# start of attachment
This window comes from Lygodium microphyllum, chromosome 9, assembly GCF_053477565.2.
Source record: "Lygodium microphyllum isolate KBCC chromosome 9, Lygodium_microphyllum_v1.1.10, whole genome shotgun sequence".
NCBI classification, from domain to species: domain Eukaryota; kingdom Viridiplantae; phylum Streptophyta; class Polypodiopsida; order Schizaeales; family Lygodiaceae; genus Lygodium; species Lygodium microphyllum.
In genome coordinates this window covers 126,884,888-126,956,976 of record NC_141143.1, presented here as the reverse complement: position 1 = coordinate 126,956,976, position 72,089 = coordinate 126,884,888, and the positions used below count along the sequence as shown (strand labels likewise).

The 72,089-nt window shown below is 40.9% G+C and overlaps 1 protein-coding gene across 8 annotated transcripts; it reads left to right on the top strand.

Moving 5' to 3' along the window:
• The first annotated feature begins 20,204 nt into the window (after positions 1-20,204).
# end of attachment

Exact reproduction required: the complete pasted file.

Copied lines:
This window comes from Lygodium microphyllum, chromosome 9, assembly GCF_053477565.2.
Source record: "Lygodium microphyllum isolate KBCC chromosome 9, Lygodium_microphyllum_v1.1.10, whole genome shotgun sequence".
NCBI classification, from domain to species: domain Eukaryota; kingdom Viridiplantae; phylum Streptophyta; class Polypodiopsida; order Schizaeales; family Lygodiaceae; genus Lygodium; species Lygodium microphyllum.
In genome coordinates this window covers 126,884,888-126,956,976 of record NC_141143.1, presented here as the reverse complement: position 1 = coordinate 126,956,976, position 72,089 = coordinate 126,884,888, and the positions used below count along the sequence as shown (strand labels likewise).

The 72,089-nt window shown below is 40.9% G+C and overlaps 1 protein-coding gene across 8 annotated transcripts; it reads left to right on the top strand.

Moving 5' to 3' along the window:
• The first annotated feature begins 20,204 nt into the window (after positions 1-20,204).